Equal Education and Others v. Minister of Basic Education and Others, 22588/2020
In the midst of the COVID-19 pandemic, schools in South Africa closed, limiting the delivery of the National School Nutrition Programme (NSNP), which provides a daily meal to all learners in South Africa who qualify based on economic need. The Minister of Education announced that schools would be reopened and the NSNP restored on June 8, 2020, but when the time came to reopen schools to some students, the NSNP meals were not delivered as promised. The applicants sued the Department of Basic Education for a violation of constitutional and statutory duties and sought declaratory relief with court oversight to achieve full implementation of the NSNP program as soon as possible.
The issue in this case was whether the Minister of Education and eight South African provinces had constitutional and statutory duties to provide daily NSNP meals to learners. The plaintiffs included Equal Education, a nonprofit legal education advocacy organization and the school governing bodies of both Vhulaudzi Secondary School and Mashao High School. The parties sued the Minister of Basic Education of South Africa and the Members of the Executive Council (MEC) of Education for the eight provinces of Eastern Cape, Free State, Gauteng, Kwazulu-Natal, Limpopo, Mpumalanga, Northern Cape, and North West. The plaintiffs sought declarations that the respondents had breached their duties and orders that the NSNP should be implemented without delay to all qualifying learners. Additionally, the plaintiffs sought a supervisory interdict that called for the Minister and the MECs to provide reports on the progress of the NSNP implementation every 15 days until the judiciary discharged the order.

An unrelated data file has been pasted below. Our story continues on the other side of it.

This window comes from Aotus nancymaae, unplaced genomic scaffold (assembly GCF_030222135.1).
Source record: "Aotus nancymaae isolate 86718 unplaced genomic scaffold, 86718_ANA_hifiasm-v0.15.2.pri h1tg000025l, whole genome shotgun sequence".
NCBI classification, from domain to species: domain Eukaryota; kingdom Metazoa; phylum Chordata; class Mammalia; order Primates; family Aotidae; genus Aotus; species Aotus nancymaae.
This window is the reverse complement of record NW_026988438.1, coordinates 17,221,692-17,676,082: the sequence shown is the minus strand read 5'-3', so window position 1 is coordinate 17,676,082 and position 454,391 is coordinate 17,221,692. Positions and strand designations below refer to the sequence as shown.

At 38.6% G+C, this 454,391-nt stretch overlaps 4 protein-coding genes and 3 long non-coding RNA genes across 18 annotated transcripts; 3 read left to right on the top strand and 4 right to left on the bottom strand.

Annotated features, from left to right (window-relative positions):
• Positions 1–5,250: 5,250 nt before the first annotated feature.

The National School Nutrition Program provides approximately nine million schoolchildren in South Africa who are in economic need with at least one nutritious meal every school day. During the COVID-19 lockdown, the South African school system was shut down for twelve weeks, two of which were prior-scheduled school vacation weeks and ten of which were regularly planned school weeks. At public meetings and by public statements throughout March, April, and May, the Minister of Education announced that the NSNP would again be available to all learners as soon as schools reopened. The initial date for school reopening was scheduled for June 1, 2020, but it was postponed to June 8, 2020. On June 1, 2020, the Minister of Education walked back her repeated statements that the NSNP would be fully implemented when schools reopened, stating that the government would first begin by providing meals to learners in grades 7 and 12. When the applicants asked the Department to clarify these statements, the Department stated that they would begin by using a “phased-in approach”. That approach, as implemented when learners in grades 7 and 12 returned to school, did not provide meals to learners in any other grades. The applicants challenged the Minister and MECs’ phased-in approach as a breach of the government’s duties under three provisions of the South African Constitution: section 27(1)(b), which protects the right to have access to sufficient food and water; section 28(1), which provides that every child has the right to basic nutrition, shelter, health care, and social services; and section 29(1)(a), which provides the right to basic education. The court relied on the argument that the government has an “negative” obligation not to impair a right protected in the Constitution to conclude that the Minister and the MECs had diminished the rights protected by sections 27(1)(b), 28(1), and 29(1)(a) by stalling the NSNP program implementation.